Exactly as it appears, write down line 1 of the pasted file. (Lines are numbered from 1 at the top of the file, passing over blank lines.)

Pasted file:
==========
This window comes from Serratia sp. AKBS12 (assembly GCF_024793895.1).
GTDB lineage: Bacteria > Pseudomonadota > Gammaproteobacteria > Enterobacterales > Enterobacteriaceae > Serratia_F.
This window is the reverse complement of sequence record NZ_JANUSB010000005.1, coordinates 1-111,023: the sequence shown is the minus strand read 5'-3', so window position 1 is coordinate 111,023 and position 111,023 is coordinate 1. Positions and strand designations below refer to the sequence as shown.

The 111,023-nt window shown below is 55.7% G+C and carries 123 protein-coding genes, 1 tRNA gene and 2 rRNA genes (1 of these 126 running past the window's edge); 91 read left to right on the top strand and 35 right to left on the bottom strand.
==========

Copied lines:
This window comes from Serratia sp. AKBS12 (assembly GCF_024793895.1).